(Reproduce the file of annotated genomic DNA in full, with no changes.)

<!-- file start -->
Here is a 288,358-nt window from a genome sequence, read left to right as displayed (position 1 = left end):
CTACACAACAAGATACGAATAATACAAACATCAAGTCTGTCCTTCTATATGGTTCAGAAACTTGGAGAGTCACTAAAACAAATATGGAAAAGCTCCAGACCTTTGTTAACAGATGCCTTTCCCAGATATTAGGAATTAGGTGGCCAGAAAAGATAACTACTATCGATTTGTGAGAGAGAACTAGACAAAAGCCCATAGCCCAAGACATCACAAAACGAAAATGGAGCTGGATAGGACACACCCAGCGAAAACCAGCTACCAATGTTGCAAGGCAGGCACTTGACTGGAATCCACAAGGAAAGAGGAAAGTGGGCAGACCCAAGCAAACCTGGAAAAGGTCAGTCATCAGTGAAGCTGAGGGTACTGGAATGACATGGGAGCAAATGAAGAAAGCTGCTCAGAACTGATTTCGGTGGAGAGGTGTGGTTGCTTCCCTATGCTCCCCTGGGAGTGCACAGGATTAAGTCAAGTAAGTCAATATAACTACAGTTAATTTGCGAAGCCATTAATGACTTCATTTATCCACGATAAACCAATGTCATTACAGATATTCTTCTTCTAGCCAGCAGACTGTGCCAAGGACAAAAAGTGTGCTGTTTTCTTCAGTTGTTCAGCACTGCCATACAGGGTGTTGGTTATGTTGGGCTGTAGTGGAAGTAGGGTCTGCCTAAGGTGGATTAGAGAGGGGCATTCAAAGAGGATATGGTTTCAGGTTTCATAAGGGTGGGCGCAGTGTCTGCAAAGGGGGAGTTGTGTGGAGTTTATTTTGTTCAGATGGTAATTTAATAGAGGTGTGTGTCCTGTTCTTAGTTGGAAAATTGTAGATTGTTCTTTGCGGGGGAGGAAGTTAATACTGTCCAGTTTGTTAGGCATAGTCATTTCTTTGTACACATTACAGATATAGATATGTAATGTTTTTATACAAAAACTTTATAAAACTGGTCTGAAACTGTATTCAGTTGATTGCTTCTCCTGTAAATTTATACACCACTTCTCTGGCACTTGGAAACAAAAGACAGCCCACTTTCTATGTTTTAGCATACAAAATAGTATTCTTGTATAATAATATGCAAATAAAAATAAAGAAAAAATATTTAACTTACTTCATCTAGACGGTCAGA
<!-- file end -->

Here is a 288,358-nt window from a genome sequence, read left to right as displayed (position 1 = left end):
CTACACAACAAGATACGAATAATACAAACATCAAGTCTGTCCTTCTATATGGTTCAGAAACTTGGAGAGTCACTAAAACAAATATGGAAAAGCTCCAGACCTTTGTTAACAGATGCCTTTCCCAGATATTAGGAATTAGGTGGCCAGAAAAGATAACTACTATCGATTTGTGAGAGAGAACTAGACAAAAGCCCATAGCCCAAGACATCACAAAACGAAAATGGAGCTGGATAGGACACACCCAGCGAAAACCAGCTACCAATGTTGCAAGGCAGGCACTTGACTGGAATCCACAAGGAAAGAGGAAAGTGGGCAGACCCAAGCAAACCTGGAAAAGGTCAGTCATCAGTGAAGCTGAGGGTACTGGAATGACATGGGAGCAAATGAAGAAAGCTGCTCAGAACTGATTTCGGTGGAGAGGTGTGGTTGCTTCCCTATGCTCCCCTGGGAGTGCACAGGATTAAGTCAAGTAAGTCAATATAACTACAGTTAATTTGCGAAGCCATTAATGACTTCATTTATCCACGATAAACCAATGTCATTACAGATATTCTTCTTCTAGCCAGCAGACTGTGCCAAGGACAAAAAGTGTGCTGTTTTCTTCAGTTGTTCAGCACTGCCATACAGGGTGTTGGTTATGTTGGGCTGTAGTGGAAGTAGGGTCTGCCTAAGGTGGATTAGAGAGGGGCATTCAAAGAGGATATGGTTTCAGGTTTCATAAGGGTGGGCGCAGTGTCTGCAAAGGGGGAGTTGTGTGGAGTTTATTTTGTTCAGATGGTAATTTAATAGAGGTGTGTGTCCTGTTCTTAGTTGGAAAATTGTAGATTGTTCTTTGCGGGGGAGGAAGTTAATACTGTCCAGTTTGTTAGGCATAGTCATTTCTTTGTACACATTACAGATATAGATATGTAATGTTTTTATACAAAAACTTTATAAAACTGGTCTGAAACTGTATTCAGTTGATTGCTTCTCCTGTAAATTTATACACCACTTCTCTGGCACTTGGAAACAAAAGACAGCCCACTTTCTATGTTTTAGCATACAAAATAGTATTCTTGTATAATAATATGCAAATAAAAATAAAGAAAAAATATTTAACTTACTTCATCTAGACGGTCAGA